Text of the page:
- The Dialecticity of Mathematical Concepts and the Problem of the Origin of GeometryCavaillès avec Derrida
Comment tenir dans le même champ (ce champ où se meut dans une ubiquité fondamentale le regard philosophique) le sens inaugurale où s’instaure l’déalité, et l’autorité apodictique des systèmes d’énoncés qui l’expriment?(Desanti 1968, 125)
In the long and brilliant introduction to his translation of Husserl’s posthumously published text on the origin of geometry, Jacques Derrida systematically [End Page 25] develops the principles, methods, and tools of a historical phenomenology. According to Derrida, the appendix of the Krisis inaugurated a new kind of historical questioning, unprecedented so far in Husserl and, in fact, in the history of philosophy. “The singularity of our text,” he explains, depends on its articulation of “a new scheme [un dessein inédit]: on the one hand, it brings to light a new type or profundity of historicity; on the other hand, and correlatively, it determines the new tools and original direction of historic reflection” (1989, 26; 1962, 4).1 Derrida understands the novelty of this conception to result from the problem that Husserl addressed in the text, namely, the origin of ideality, and in particular that of geometrical (and mathematical) objective ideality. The terms that are combined in the formulation of the problem—the origin of ideality—lead us to leave behind Platonism (for which there could be no origin, hence construction and constitution, but only revelation, of idealities) and transcendental phenomenology (insofar as we are questioning a historical becoming, not the constitution of an object of conscious experience), as well as, needless to say, historical empiricism and psychologism (because unless ideality is denied, the essence of ideality cannot be reduced to mere facts, whether natural or psychological).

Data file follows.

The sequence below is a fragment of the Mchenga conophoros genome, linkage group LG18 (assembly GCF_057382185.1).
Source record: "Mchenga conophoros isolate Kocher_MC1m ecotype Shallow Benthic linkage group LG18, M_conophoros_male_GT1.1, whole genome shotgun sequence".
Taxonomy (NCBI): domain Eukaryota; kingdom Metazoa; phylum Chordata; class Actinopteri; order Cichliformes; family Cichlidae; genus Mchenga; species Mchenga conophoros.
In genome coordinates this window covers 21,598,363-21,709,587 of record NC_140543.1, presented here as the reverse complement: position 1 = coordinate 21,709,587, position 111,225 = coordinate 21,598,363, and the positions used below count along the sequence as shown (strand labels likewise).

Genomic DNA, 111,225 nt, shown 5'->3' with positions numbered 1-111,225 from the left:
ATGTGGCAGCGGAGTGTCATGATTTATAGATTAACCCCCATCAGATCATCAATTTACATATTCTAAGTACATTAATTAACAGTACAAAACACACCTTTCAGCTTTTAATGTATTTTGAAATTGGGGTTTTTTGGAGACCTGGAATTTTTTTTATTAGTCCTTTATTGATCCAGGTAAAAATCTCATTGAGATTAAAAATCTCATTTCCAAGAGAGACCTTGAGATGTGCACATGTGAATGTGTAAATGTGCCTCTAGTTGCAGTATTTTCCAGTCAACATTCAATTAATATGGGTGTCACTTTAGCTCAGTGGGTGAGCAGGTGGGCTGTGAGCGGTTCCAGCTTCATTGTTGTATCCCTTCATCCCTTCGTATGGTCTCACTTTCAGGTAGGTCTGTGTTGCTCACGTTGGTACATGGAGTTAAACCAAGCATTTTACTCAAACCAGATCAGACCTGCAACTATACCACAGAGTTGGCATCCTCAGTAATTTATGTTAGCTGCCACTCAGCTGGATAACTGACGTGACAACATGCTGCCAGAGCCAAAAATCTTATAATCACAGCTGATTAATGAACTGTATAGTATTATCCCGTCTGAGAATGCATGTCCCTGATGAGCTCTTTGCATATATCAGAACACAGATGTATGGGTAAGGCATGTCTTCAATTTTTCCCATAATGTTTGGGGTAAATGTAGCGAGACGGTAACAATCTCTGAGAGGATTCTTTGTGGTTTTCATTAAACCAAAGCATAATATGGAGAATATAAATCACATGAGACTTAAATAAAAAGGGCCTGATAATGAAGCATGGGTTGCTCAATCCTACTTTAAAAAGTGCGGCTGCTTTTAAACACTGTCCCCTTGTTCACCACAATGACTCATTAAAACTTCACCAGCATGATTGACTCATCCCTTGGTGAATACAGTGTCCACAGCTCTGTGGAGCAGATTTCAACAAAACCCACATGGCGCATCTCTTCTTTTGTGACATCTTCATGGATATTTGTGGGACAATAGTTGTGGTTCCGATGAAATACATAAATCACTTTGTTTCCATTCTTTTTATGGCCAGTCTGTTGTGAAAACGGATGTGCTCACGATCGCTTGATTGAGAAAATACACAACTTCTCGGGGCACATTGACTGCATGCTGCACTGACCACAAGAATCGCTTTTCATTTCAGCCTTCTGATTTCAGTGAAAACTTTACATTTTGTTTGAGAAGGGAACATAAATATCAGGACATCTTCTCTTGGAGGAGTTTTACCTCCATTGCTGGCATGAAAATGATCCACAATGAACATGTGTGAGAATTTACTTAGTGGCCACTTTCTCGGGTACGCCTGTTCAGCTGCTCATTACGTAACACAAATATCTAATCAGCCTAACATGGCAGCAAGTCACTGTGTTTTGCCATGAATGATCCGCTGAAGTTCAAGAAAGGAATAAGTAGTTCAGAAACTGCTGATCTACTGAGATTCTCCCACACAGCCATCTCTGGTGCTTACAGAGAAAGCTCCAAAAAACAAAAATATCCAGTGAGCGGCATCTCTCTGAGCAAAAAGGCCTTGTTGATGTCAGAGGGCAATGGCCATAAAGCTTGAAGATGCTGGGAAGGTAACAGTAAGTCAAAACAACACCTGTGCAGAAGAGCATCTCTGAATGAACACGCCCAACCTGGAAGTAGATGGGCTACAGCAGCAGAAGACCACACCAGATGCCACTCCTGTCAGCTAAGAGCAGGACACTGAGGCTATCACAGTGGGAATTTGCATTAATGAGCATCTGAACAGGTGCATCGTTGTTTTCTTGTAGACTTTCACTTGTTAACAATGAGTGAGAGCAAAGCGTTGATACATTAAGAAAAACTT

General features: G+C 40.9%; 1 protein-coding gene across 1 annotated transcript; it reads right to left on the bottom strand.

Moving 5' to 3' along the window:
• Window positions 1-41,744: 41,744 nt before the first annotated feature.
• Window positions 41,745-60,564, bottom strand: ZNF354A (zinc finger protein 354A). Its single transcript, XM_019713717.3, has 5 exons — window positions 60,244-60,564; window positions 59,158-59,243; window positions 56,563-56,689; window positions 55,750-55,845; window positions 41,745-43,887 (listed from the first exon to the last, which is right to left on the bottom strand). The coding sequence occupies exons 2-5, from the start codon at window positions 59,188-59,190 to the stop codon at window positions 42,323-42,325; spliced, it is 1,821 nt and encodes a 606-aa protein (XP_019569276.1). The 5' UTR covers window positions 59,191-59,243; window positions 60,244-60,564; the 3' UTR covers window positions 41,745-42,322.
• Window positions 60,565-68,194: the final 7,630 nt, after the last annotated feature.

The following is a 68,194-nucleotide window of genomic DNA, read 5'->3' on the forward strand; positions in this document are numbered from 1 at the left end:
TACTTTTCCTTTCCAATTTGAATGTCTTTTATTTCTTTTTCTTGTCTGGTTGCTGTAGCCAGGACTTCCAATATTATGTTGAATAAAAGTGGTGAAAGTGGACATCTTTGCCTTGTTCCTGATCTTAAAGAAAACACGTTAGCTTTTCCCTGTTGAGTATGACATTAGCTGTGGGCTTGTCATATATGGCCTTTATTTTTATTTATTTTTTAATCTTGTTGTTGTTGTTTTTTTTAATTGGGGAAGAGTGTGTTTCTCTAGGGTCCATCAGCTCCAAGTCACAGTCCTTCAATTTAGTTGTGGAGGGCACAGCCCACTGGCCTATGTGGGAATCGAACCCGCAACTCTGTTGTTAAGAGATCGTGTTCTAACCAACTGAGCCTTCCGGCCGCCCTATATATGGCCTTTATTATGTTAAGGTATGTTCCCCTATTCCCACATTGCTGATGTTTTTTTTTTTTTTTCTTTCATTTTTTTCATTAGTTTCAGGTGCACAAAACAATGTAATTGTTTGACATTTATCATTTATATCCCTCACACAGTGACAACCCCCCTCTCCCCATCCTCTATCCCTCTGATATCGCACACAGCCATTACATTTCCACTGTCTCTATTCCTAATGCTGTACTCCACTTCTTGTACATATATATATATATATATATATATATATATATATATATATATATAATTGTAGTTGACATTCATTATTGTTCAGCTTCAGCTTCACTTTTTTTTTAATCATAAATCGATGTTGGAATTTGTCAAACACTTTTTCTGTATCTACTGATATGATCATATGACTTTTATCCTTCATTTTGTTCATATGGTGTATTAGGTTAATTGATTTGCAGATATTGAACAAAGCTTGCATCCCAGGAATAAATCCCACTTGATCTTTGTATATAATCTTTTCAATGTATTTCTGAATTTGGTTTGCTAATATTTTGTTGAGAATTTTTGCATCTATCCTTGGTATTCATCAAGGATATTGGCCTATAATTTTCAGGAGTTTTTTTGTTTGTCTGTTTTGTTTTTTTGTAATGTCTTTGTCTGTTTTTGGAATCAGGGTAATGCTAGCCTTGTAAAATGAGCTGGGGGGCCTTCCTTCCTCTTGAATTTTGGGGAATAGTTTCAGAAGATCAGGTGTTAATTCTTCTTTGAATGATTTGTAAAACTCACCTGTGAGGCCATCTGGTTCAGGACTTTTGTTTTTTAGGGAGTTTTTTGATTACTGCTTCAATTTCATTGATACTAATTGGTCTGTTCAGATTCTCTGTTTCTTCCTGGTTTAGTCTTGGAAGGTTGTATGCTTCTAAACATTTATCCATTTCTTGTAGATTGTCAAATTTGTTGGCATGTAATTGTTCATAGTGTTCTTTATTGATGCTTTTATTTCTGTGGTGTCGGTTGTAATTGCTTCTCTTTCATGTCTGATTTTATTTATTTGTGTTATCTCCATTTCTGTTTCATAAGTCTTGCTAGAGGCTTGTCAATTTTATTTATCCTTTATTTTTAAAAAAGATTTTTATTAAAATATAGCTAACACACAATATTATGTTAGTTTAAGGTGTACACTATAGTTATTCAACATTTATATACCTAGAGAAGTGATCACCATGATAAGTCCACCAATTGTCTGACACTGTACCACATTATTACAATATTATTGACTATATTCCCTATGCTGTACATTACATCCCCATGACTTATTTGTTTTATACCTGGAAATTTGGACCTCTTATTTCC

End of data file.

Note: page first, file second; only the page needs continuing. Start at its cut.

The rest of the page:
Idealities are not here seized as mere illusions or mistakes and will not die. How did the objective, necessary, and universal truths of atemporal idealities arise in history, that is, in time and contingency? How could geometry, and science in general, and the history of science emerge in the first place? That is, how are we to think the necessarily historical genesis of ostensibly atemporal idealities? Out of the work upon this formidable problem, in the wake of Husserl’s late reflections on the origin of geometry, one of the major philosophies of the second half the twentieth century arises. It is the program of understanding ideality as constituted by historical becoming itself, which certainly would then be “historical” in an unexpected sense (historique en un sens insolite) (1989, 1; 1962, 4). One has to find the means of considering the factuality of becoming and temporality as preceding and conditioning the production of ideality. All sciences, including and above all those that concern mathematical idealities and their application (exact and natural sciences), are produced and constituted in their historical movement. History, therefore, is not the inevitable and implacable human degradation of ideal entities, [End Page 26] which are or subsist by themselves apart from their historical decay. On the contrary, such ideal entities, their substantiality and ideality are a production of historical becoming. “The historicity of ideal objectivities, i.e., their origin and tradition…, obeys very unusual rules [règles insolites], which are neither the factual interconnections of empirical history, nor an ideal and ahistoric adding on. The birth and development of science must then be accessible to an unheard-of style of historical intuition in which the intentional reactivation of sense should—de jure—precede and condition the empirical determination of fact” (1989, 26; 1962, 4–5). As is well known by anyone acquainted with Derrida’s subsequent work, language, and specifically “writing” (écriture or archi-écriture), will be the means to reach such unusual rules and such an unheard-of style of historical intuition, since no ideality is thinkable beyond its inscription in the space and time of an originary communication.
And yet it is uncertain that a historical phenomenology, even one rebuilt and radicalized by Derrida, actually clarifies the historical structure of geometrical idealities, let alone solves the problem—at the heart of any phenomenological program—of the foundation of mathematical knowledge...